During a panel at the Summer TCA press tour on Wednesday, the team behind the upcoming AMC series discussed the decision to bring the queer love story between Louis and Lestat out of the realm of subtext and into text.
“It seemed pretty obvious to me what the story was here,” said creator, showrunner, and executive producer Rolin Jones. “When I was tasked with the books from AMC, there were a number of things they wanted: make it here now, make it big and grand. I just came back to them and I said, ‘I don’t think it’s a horror show. I think it is a gothic romance. I want to kind of write a very excitable, aggressive, toxic, beautiful love story.’ And they were down for it.”
Jones’ intent with the series was to tell that story, one about the tumultuous love between Lestat and Louis, which is so complicated. “I mean there’s queer sexuality, but there’s queer ethics and queer aesthetics,” he explained. And to dive into it all, he took full advantage of the longer runtime of a series, over that of a say the 1994 film, which left queerness on the fringes of subtext.
“I’m just trying to work backward from what it is in the late novels as you say they sort of canonize [their queerness] and come back and revisit this and go, OK, let’s see with the extra time that we have to tell the story, let’s see them really go through all the little obstacles and challenges of a relationship. I don’t know Bogie and Bacall with some things, something like that. That’s all I can think about,” Jones said.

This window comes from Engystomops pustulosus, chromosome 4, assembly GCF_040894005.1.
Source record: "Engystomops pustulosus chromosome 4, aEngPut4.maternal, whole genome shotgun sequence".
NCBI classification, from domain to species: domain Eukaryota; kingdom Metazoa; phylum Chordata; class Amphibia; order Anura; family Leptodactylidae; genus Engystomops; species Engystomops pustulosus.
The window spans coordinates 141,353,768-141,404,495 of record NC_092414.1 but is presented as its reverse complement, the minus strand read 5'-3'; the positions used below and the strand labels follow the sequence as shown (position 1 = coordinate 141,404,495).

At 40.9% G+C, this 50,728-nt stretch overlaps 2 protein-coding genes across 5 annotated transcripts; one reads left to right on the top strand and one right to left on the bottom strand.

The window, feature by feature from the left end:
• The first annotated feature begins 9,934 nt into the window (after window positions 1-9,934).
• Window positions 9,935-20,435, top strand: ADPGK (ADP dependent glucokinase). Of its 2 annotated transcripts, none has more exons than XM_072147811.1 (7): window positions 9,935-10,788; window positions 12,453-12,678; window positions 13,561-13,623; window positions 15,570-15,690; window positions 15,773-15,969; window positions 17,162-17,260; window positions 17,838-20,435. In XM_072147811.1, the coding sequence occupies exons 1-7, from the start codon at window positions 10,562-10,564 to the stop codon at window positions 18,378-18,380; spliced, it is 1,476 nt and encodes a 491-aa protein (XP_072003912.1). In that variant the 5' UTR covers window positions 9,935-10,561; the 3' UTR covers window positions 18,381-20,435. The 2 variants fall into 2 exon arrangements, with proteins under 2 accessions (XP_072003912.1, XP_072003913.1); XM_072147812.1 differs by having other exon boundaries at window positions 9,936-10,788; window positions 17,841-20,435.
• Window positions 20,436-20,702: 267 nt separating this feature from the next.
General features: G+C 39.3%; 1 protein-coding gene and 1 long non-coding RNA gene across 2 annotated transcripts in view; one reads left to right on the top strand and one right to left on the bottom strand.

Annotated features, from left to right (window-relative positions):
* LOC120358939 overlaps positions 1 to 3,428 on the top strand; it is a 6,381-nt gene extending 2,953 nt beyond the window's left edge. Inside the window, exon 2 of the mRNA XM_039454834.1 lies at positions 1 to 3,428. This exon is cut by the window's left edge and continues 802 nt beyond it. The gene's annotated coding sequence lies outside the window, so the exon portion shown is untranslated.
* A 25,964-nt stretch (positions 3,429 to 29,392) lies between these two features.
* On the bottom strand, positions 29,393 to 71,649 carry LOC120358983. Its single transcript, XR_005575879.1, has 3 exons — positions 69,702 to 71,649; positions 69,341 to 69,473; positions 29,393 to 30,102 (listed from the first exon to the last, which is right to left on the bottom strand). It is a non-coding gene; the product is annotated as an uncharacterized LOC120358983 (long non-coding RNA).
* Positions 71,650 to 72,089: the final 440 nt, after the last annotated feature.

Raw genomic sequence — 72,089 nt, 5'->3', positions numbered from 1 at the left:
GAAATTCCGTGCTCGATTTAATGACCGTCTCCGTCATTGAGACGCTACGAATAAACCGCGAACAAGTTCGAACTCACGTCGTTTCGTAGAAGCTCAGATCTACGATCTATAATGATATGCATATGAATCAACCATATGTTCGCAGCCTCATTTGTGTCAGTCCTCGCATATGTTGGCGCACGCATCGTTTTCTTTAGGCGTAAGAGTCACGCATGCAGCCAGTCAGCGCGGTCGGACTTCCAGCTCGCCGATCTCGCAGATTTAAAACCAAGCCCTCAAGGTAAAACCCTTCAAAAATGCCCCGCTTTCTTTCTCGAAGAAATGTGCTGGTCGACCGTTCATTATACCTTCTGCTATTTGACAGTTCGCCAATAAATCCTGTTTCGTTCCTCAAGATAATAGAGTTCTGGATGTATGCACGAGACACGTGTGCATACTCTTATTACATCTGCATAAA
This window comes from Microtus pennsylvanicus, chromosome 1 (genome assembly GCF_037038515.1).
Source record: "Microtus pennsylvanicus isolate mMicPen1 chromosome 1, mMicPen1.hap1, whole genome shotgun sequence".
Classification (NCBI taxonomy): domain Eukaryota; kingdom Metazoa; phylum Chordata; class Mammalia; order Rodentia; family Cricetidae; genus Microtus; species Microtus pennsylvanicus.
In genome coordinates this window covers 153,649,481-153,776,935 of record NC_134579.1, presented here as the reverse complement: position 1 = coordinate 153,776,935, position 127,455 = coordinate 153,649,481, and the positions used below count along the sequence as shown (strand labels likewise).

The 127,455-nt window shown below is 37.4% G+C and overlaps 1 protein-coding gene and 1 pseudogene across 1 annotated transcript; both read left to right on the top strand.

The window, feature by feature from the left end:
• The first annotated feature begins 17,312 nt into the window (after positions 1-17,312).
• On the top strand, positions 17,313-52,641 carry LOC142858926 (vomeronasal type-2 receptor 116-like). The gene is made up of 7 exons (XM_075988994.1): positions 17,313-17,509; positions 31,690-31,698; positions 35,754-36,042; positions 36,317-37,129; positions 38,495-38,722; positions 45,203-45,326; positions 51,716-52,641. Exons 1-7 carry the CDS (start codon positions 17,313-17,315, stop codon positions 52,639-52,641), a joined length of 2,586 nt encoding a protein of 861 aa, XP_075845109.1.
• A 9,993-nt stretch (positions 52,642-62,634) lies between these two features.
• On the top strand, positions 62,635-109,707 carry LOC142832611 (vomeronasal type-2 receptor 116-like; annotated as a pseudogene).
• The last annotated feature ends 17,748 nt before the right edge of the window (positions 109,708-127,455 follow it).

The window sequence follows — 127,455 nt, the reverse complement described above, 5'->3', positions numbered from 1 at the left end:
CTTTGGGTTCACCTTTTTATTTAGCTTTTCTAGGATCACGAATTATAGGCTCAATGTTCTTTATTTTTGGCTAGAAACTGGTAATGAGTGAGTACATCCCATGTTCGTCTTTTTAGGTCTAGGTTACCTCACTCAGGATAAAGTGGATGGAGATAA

For the love scenes throughout the series, the production made good use of its intimacy coordinators. “Yeah, we worked with an intimacy coordinator quite extensively,” Sam Reid, who plays Lestat, confirmed. “I think it’s really, really important working with an intimacy coordinator [because] it treats those scenes a bit more like a stunt scene or a fight scene so they’re properly choreographed as well as trying to keep some spontaneity in it. Yeah, it was kind of fun doing it in that way. We get to rehearse it and know exactly what was going to happen.”
“It gives anybody the right to ask any questions they want any time, which can sometimes be difficult in a hierarchical crew or something. But with a coordinator there it’s like everything is on the table.” added director Alan Taylor.
That care was clearly taken on set to make all invoices feel safe sets a good precedent, and it’s important because, should the show resonate with audiences, AMC has a lot of stories to tell. Jones confirmed that the first season tackles the first half of the first novel, but they’re just getting started. “AMC has bought all of the books. AMC wants to make all of the books,” he said.
Interview with the Vampire premieres October 2 on AMC. Watch the trailer below.